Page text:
Many years ago as a university lecturer with strong leftist views I would not join the Association of University Teachers. To my way of thinking, I had a pleasant, taxpayer-funded job which had no great social utility but which left me with a lot of time to read, think and write – things which interested me, as did teaching though I rather doubted that anyone benefited much from that. To have joined an organisation dedicated to improving my own pay, to strike even - well, I would have needed a much stronger sense of entitlement than I possessed.

I have to declare that, despite this, I am now in receipt of a Defined Benefit pension, paid by the Universities Superannuation Scheme, and have been a beneficiary since I took early retirement at fifty. Equally, I can honestly say that I had no idea before that age of just how privileged I was. Thinking about my pension was not something I did. Now it seems that the  new generation thinks about pensions from the very beginning, and feels they have to.

I want to tell two stories.

There were lots of university jobs available in the 1960s and 1970s because of university expansion. Salaries were modest but I think there were plenty of applicants. I was sitting in a circle one day and a political comrade was telling us that he had just been interviewed for a job at LSE. He was scornful. They kept going on about pensions, he said. They even told me that there was a widow’s pension. Pause. I told them I didn’t yet have a widow in prospect. Laughter.

Between graduation aged 21 in 1968 and a university lecturer appointment in 1978 which became long term, I did one thing and then I did another. They did not add up to a career path. I had to go back to a Record of Work to complete the following chronological list of things done: two years as Ph D student in Philosophy, a grant supplemented by some teaching; one year as university temporary lecturer in philosophy; one year in Paris on a Leverhulme European studentship; one year as a Liberal Studies lecturer in a technical college; a few months as a British Film Institute research fellow in television studies; a few months being ill (hepatitis); working  as a waiter for a summer; one year teaching history and social studies in a comprehensive school; nine months as a youth and community worker; nine months writing and completing an M Phil dissertation, partly funded by part-time university teaching of political theory; a year as a senior lecturer in Communication Studies - the salary from that when added to my partner's big enough to secure us our first mortgage, aged thirty.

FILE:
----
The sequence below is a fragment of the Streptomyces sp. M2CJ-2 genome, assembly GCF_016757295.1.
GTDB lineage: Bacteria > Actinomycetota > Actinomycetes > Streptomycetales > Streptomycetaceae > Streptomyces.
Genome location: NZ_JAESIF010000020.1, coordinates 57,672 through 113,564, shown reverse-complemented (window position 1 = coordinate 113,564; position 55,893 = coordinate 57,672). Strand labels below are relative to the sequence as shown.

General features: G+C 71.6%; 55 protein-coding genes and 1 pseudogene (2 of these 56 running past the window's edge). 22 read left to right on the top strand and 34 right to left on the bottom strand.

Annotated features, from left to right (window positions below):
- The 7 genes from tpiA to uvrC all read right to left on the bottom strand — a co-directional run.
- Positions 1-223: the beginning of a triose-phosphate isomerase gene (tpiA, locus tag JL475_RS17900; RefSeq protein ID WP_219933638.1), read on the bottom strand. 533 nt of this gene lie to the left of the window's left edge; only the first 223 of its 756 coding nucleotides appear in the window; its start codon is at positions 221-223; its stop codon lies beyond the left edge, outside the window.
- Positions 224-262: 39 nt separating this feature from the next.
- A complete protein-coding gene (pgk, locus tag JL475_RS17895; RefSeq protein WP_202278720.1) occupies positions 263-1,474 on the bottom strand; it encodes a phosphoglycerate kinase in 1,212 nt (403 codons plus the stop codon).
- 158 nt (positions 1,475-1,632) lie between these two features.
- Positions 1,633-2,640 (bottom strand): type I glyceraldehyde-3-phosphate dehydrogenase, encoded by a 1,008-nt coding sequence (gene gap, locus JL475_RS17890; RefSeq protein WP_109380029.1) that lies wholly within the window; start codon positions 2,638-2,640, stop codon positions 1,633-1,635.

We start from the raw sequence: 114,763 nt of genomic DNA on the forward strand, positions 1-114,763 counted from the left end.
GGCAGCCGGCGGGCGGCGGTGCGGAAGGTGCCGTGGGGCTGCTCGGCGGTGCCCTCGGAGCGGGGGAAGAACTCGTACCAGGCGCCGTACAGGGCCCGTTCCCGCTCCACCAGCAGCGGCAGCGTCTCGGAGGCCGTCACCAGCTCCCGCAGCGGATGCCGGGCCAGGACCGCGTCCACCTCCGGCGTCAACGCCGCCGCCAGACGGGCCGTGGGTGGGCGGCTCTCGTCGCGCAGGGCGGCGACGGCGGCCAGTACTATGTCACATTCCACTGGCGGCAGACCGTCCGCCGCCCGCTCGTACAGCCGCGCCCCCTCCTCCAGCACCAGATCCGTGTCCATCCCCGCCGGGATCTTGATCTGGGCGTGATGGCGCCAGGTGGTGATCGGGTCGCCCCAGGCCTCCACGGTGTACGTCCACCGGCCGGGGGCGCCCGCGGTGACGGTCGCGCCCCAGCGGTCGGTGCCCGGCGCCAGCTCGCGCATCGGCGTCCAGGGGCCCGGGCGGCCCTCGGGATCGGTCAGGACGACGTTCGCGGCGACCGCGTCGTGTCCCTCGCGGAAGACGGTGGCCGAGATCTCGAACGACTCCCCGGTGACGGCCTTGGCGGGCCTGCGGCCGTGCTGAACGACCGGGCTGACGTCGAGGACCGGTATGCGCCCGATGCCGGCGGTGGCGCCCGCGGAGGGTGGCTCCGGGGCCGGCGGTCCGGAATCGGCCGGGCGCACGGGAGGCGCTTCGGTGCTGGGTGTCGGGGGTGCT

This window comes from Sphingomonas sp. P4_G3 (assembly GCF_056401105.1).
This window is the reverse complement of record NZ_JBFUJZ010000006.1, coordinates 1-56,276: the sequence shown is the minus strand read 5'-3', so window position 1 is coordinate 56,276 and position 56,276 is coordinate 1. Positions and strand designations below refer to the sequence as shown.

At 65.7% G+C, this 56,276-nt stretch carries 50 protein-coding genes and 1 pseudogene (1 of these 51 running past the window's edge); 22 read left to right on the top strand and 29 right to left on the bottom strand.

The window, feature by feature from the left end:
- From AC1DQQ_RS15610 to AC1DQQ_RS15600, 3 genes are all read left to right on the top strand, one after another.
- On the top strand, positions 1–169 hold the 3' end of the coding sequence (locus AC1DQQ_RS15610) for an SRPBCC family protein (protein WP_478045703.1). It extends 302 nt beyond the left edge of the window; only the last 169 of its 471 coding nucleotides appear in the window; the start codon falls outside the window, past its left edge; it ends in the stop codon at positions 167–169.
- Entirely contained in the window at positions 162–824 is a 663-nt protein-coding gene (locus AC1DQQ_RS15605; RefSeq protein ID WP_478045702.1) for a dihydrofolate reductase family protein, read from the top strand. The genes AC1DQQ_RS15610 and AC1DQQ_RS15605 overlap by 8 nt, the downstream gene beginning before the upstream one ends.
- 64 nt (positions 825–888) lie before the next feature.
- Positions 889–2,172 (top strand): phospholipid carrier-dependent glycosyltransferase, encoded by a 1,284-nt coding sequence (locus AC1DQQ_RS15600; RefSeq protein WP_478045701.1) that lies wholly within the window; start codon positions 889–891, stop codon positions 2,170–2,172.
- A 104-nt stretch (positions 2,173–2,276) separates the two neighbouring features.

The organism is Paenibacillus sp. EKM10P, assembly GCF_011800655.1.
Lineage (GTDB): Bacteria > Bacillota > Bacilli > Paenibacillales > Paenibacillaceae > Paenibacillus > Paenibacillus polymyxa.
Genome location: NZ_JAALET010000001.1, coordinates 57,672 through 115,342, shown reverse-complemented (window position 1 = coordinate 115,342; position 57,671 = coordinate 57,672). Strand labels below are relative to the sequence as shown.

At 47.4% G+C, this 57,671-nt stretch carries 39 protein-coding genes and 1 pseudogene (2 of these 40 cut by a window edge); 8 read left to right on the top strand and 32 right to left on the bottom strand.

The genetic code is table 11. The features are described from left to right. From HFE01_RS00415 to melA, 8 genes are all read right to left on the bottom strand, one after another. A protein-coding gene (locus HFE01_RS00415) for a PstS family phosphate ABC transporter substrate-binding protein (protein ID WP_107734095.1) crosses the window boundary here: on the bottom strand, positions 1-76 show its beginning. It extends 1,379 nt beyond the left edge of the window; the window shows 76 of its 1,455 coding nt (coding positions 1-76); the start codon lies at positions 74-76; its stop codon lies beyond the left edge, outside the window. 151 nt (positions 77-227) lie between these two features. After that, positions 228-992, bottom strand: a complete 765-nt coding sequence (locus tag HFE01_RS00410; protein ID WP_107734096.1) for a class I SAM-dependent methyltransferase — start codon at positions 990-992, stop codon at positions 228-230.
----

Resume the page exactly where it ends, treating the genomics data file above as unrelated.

In this period, I also edited one book (Counter Course, Penguin Education 1972), wrote another (the Language, Truth and Politics of 1975) and published a small research monograph (Television and the February 1974 General Election).

One of the generally recognised positive features of not settling straight into a defined career path (and lots of people didn’t), was that every time you changed job you could TAKE OUT YOUR PENSION, all that money they had taken off you against your will and which you could now reclaim and use to pay down debts or go on holiday. It was wonderful. It’s only now, coming across the thinking of the new generation in The White Review, that I realise I should have been thinking of myself as belonging to some Precariat, not knowing where my next meal was coming from. I should have been afraid for the future and angry in the present. I am not quite convinced. I was young and making the most of it and I hope there are people still doing that. But let’s briefly look at what else the Roundtable can come up with “On Universities”.

V

The discussion goes off into a series of complaints about the marketization of higher education, the casualisation of labour, students as consumers, failures of diversity and equality policies, and quite a lot about sexual harassment. There is nothing about the curriculum, where maybe they think Problem Solved, and really only Beaumont tries to integrate the discussion into something resembling a theoretical discourse (in Beaumont’s case, broadly Marxist). Yaqoob takes the role of hands-on union representative.

I found the content unremarkable and conformist, except in interesting remarks made by Capildeo. Capildeo challenges the religious language of “vocation” but also says about sexual harassment that, in contrast to some other approaches,“a straight down the line witch hunt would be a progressive move”. In a context where Twitter is spoken of in positive terms - something quite new to me - (“It’s that thing of following the right people” - Charman), I hope that Capildeo is simply being provocative.

Two academics from Cambridge (Charman and Yaqoob), one from UCL (Beaumont), and Capildeo from Leeds didn’t come across overall as a strong university challenge team. Disappointing. I think the poor deserve better for their lottery tax.